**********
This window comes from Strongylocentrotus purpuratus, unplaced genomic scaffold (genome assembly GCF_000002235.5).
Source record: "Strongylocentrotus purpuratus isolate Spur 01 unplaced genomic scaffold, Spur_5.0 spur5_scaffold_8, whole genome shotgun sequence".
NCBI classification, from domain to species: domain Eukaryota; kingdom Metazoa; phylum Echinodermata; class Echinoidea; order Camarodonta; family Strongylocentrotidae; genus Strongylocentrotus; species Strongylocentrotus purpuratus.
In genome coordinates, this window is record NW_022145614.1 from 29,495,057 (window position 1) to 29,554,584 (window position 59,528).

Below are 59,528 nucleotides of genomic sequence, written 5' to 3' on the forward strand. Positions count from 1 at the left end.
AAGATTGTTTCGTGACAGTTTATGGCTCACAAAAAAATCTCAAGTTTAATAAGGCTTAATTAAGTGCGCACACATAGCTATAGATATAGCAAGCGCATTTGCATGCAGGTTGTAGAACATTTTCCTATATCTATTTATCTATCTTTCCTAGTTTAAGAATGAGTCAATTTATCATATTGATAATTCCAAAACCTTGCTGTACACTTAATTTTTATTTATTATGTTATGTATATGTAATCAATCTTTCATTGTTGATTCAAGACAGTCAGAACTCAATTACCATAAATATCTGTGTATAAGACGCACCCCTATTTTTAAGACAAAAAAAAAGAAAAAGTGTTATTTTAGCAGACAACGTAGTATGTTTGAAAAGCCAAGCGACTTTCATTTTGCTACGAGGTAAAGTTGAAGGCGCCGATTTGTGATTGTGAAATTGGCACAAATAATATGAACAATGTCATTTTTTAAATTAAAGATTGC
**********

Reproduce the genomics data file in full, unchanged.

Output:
This window comes from Strongylocentrotus purpuratus, unplaced genomic scaffold (genome assembly GCF_000002235.5).
Source record: "Strongylocentrotus purpuratus isolate Spur 01 unplaced genomic scaffold, Spur_5.0 spur5_scaffold_8, whole genome shotgun sequence".
NCBI classification, from domain to species: domain Eukaryota; kingdom Metazoa; phylum Echinodermata; class Echinoidea; order Camarodonta; family Strongylocentrotidae; genus Strongylocentrotus; species Strongylocentrotus purpuratus.
In genome coordinates, this window is record NW_022145614.1 from 29,495,057 (window position 1) to 29,554,584 (window position 59,528).

Below are 59,528 nucleotides of genomic sequence, written 5' to 3' on the forward strand. Positions count from 1 at the left end.
AAGATTGTTTCGTGACAGTTTATGGCTCACAAAAAAATCTCAAGTTTAATAAGGCTTAATTAAGTGCGCACACATAGCTATAGATATAGCAAGCGCATTTGCATGCAGGTTGTAGAACATTTTCCTATATCTATTTATCTATCTTTCCTAGTTTAAGAATGAGTCAATTTATCATATTGATAATTCCAAAACCTTGCTGTACACTTAATTTTTATTTATTATGTTATGTATATGTAATCAATCTTTCATTGTTGATTCAAGACAGTCAGAACTCAATTACCATAAATATCTGTGTATAAGACGCACCCCTATTTTTAAGACAAAAAAAAAGAAAAAGTGTTATTTTAGCAGACAACGTAGTATGTTTGAAAAGCCAAGCGACTTTCATTTTGCTACGAGGTAAAGTTGAAGGCGCCGATTTGTGATTGTGAAATTGGCACAAATAATATGAACAATGTCATTTTTTAAATTAAAGATTGC